I want to safeguard justice during my tenure. I want to contribute to improving the legal system.
Many promising innovations emerge.
New ways of working – such as online mediation and investigations of crimes by citizens – are disruptive. Justice workers from my field like certainty.
Every country has these challenges. So we can learn together:
Justice workers want to provide the best solutions to their clients. So see here how they are supported with best practices and evidence on what works to achieve outcomes.
As a Minister, I am the guardian of successful solutions for justice problems in my country.
I am supporting research into the best treatments.
The health care sector needs vaccines, non-invasive treatments and painkillers.
What would happen if the justice sector would aim for the best treatments for domestic violence? If governments and the private sector would develop the best possible work contracts, promoting fairness at work and preventing conflicts?
Like the health care sector needs great hospitals and community health care workers, I am also promoting innovation in the design of justice services.
Court leaders and providers of innovative service providers are working on these models.
Let me expand on my primary task to create the enabling environment for justice. I need to ensure that the best treatments and services can be implemented. For this I need to provide:
Innovations can only be successful if they can replace existing ways of working.
The ministry is the guardian of many rules about what justice workers can do.
Judges are supposed to adjudicate following rules of procedure (often very old ones, written down long ago).
We also have rules about what lawyers, mediators, prosecutors and even informal justice providers can do.
I am now working on a new system where justice workers can be quickly allowed to apply the best treatments to problems.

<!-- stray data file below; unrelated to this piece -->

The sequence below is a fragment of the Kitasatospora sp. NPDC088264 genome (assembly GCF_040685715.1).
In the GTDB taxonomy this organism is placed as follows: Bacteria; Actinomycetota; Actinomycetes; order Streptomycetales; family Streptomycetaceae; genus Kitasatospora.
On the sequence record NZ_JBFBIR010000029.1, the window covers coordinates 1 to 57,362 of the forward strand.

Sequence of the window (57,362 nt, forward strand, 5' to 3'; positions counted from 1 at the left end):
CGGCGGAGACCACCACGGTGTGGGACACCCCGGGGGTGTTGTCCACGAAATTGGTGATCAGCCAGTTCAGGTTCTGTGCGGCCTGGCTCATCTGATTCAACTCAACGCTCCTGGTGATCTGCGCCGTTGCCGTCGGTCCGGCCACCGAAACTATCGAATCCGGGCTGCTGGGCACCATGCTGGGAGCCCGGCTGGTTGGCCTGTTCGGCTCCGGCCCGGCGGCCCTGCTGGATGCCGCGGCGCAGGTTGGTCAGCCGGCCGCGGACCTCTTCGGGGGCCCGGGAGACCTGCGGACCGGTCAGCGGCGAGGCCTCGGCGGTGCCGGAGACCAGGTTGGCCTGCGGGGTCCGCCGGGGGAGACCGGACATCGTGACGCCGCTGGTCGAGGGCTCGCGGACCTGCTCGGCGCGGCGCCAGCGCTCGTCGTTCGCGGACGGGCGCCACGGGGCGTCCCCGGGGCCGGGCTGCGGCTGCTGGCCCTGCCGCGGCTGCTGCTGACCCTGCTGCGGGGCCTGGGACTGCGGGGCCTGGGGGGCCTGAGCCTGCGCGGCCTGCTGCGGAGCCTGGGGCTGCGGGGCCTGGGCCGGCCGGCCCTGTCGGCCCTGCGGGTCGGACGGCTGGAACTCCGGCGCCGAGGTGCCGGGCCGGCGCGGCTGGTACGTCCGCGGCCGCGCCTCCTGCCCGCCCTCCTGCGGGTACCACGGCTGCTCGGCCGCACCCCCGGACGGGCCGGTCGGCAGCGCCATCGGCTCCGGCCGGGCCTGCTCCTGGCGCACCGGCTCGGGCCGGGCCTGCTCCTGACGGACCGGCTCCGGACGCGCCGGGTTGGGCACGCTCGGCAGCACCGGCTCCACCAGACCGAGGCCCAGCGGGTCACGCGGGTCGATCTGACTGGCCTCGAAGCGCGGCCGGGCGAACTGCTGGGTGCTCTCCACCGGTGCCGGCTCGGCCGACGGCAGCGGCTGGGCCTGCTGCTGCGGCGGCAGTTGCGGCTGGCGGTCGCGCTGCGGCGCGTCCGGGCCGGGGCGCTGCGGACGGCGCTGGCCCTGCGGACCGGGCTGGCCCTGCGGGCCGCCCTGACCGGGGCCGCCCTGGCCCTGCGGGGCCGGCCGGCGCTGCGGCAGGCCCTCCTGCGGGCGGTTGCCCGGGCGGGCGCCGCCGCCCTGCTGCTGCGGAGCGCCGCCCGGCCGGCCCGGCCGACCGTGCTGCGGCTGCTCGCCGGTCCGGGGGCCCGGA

My vision is to have independent quality review of new solutions.
If a new treatment for neighbour conflicts is better than the existing court procedure, it should be able to replace the existing one.
New models for regulating legal services are emerging.
The following models exist that I can use:
Every justice sector organisation is always asking me for money.
The budget for the justice sector is based on budget proposals delivered by the police, the courts or the legal aid lawyers.
I am financing dozens of organisations in this way.
How do I ensure justice sector organisations deliver good value to the people?
This is what the experts on financing justice have to say:
I have to develop a better system for financing courts and other services.
Somehow, revenues need to come in to pay for excellent justice services to be delivered.
So where can more revenues come from? Ministers of justice in all countries have tried the following sources of revenues:
Somehow, citizens will pay. The question is how.
Financing current justice services is not enough.
The justice system also needs investments.
Court buildings or computers are needed.
Is real estate or a computer network really the core business?
Is it an investment or just the costs of services?
Better treatments for personal injury cases need to be developed.
Current ways to prevent cybercrime need to be updated.
This is the core business we need to invest in.
We can learn from other sectors.
In healthcare, the water sector or for climate change, governments focused on funding the basic technologies.
Governments funded GPS and most other tech that was scaled by Apple and Samsung later.
This happened in the past in the justice sector (remember Napoleon’s codes?).
Right now, we live in a world awash with private money.
Social impact investors are looking for great investments.
Donors are supporting security and justice programs in low income countries.
How can we mobilise that money for precious peace and valuable justice?
And how can we safeguard that private money will be used properly to achieve a public good as justice?
With over a decade of experience of supporting justice innovations from all over the world, HiiL has gathered significant insights into the kind of innovations that become the Game Changers – the opportunities for disruption that are sustainable, scalable and those that have potential for attracting investment.